Brent oil falls below $82, hitting four-year low



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LONDON (Nov 11): Brent crude was trading below $82 per barrel on Tuesday after hitting a four-year low, as a firm dollar and robust production from U.S. shale oilfields outweighed a drop in Libyan output.

Brent crude for December fell $1.11 to $81.23 per barrel, its lowest since October 2010, and was trading at around $81.90 by 0905 GMT. U.S. crude was down 50 cents at $76.90 per barrel.

The U.S. dollar hit a seven-year high against the yen and was up 0.2 percent on the day against a basket of currencies.

A strong dollar suppresses demand for oil and other dollar-priced commodities by making them more expensive for purchasers using other currencies.

"The path of least resistance is lower, until the OPEC meeting," said Michael Wittner, oil analyst at Societe Generale, in a research note.

Brent has fallen nearly 30 percent since late June due to rising production, slowing global demand, and the absence of clear signals from the Organization of the Petroleum Exporting Countries that it will cut output at a Nov. 27 meeting.

Falling prices have had little impact on drilling in the United States, with output from the fastest-growing and largest shale fields showing no sign of slowing, the Energy Information Administration said.

"U.S. producers may begin to cut production next year. The market may rebound if we see confirmation of that, but as long as production keeps rising from non-OPEC countries, the market will continue to fall," said Yusuke Seta, a commodity sales manager at Newedge Japan in Tokyo.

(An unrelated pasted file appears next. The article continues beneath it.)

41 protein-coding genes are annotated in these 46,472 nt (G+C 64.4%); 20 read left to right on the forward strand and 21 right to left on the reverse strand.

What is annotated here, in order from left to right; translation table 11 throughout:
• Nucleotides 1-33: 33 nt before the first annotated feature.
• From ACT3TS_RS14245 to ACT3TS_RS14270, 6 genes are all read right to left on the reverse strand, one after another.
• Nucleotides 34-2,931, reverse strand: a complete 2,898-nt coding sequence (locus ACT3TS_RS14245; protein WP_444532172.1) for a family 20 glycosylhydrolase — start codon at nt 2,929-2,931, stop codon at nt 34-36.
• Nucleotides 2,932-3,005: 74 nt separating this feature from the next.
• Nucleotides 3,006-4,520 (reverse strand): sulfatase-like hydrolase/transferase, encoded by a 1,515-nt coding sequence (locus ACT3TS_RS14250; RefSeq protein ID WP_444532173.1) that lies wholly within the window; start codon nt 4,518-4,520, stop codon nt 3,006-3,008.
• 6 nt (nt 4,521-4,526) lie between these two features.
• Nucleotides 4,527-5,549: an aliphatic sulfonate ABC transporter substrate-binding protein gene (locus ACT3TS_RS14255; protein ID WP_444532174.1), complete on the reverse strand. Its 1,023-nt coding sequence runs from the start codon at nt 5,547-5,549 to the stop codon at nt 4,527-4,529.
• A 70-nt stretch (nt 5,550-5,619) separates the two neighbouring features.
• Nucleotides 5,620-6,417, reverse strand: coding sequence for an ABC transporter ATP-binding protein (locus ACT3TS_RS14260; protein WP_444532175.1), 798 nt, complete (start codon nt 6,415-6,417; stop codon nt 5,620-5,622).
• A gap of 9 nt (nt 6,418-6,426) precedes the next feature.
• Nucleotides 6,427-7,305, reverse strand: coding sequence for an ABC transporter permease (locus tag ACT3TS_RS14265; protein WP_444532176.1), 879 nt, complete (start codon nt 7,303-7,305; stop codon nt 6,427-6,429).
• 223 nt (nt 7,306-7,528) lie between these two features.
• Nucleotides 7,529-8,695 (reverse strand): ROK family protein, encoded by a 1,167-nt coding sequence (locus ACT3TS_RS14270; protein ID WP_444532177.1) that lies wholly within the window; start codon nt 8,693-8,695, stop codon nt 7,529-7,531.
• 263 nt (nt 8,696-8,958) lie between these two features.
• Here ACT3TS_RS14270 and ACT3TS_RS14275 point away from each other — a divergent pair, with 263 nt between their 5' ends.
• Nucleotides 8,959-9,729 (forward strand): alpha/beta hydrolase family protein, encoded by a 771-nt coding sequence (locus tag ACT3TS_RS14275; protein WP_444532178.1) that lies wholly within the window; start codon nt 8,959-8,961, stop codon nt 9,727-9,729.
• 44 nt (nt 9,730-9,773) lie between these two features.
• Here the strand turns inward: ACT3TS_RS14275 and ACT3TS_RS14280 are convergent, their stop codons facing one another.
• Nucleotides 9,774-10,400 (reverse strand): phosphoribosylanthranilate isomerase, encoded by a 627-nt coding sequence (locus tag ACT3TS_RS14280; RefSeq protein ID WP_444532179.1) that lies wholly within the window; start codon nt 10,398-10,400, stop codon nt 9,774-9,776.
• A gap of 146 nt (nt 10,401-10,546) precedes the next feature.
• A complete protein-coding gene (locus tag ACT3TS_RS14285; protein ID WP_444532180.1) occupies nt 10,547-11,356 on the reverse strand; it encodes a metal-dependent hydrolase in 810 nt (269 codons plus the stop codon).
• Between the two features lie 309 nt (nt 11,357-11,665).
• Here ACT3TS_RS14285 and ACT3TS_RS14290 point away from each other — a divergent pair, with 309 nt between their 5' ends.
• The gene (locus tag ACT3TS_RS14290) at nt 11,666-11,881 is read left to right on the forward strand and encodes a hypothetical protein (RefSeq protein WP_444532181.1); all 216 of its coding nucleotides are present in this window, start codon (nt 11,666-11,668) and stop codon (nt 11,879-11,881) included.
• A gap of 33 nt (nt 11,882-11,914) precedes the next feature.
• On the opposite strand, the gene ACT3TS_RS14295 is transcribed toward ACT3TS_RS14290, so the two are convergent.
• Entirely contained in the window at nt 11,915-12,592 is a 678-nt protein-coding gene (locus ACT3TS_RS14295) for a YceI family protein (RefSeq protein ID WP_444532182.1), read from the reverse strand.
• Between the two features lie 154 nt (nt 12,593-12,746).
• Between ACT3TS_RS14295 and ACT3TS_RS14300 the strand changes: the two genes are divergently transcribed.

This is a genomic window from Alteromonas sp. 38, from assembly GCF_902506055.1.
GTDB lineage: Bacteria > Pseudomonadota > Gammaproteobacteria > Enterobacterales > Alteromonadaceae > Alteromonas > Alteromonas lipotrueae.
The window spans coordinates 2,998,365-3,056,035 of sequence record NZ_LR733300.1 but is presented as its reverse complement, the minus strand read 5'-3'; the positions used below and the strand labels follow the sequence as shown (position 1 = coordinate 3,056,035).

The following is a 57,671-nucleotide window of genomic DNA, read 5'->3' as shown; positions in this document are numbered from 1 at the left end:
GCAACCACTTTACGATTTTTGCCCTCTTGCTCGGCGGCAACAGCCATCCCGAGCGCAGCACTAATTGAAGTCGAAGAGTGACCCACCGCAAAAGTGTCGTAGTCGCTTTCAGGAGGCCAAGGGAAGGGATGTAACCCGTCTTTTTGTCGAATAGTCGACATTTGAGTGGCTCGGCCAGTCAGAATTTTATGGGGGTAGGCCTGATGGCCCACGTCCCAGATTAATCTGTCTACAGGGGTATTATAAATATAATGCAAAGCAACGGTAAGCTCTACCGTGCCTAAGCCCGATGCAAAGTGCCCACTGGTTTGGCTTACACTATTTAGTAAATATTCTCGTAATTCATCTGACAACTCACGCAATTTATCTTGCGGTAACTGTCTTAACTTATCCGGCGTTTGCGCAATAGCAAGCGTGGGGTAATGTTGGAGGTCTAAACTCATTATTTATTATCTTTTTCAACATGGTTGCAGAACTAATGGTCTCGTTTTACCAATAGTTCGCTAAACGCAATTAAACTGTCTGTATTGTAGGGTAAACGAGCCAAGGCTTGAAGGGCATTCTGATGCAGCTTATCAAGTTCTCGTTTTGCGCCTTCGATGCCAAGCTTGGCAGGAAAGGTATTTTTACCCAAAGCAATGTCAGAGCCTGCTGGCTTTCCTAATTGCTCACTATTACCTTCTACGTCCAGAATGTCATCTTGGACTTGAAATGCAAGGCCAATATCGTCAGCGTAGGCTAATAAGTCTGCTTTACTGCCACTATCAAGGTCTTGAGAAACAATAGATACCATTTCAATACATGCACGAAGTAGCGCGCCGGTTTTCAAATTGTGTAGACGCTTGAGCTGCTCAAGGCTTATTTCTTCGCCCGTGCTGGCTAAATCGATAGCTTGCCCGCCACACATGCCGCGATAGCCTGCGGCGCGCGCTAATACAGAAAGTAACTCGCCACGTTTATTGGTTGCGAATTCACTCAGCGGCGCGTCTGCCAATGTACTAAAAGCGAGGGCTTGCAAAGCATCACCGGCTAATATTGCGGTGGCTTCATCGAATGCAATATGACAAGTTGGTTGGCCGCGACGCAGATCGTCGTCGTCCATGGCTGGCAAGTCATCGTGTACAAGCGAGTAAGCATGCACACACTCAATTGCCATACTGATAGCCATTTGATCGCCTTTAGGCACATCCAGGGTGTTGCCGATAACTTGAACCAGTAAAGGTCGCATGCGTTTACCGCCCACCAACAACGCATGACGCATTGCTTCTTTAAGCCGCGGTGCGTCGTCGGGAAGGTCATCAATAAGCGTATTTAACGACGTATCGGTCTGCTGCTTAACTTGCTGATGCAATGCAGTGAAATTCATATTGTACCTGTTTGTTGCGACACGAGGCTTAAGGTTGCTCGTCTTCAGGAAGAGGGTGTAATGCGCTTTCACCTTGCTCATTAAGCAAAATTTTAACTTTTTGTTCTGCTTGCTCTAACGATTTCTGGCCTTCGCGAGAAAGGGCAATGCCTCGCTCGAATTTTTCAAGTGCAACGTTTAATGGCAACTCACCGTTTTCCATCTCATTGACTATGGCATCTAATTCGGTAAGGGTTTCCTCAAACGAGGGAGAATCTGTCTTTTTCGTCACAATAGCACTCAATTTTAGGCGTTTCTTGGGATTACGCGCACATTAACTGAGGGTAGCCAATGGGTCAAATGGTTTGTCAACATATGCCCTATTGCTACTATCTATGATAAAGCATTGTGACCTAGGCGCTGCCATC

A supply shock in Libya lent some support to prices, as a rival government that has seized the capital took control of the country's biggest oilfield, El Sharara.

Libya's output in the coming months will depend on whether that government can consolidate control over assets and avoid international sanctions, but most analysts believe production in 2015 will be significantly lower than the peak above 900,000 barrels a day, achieved in September.

JPMorgan slashed its 2015 Brent price forecast by $33 to $82 per barrel on Monday, citing supply pressures in the Atlantic Basin and the apparent inability of OPEC member states to work cohesively to restrain production.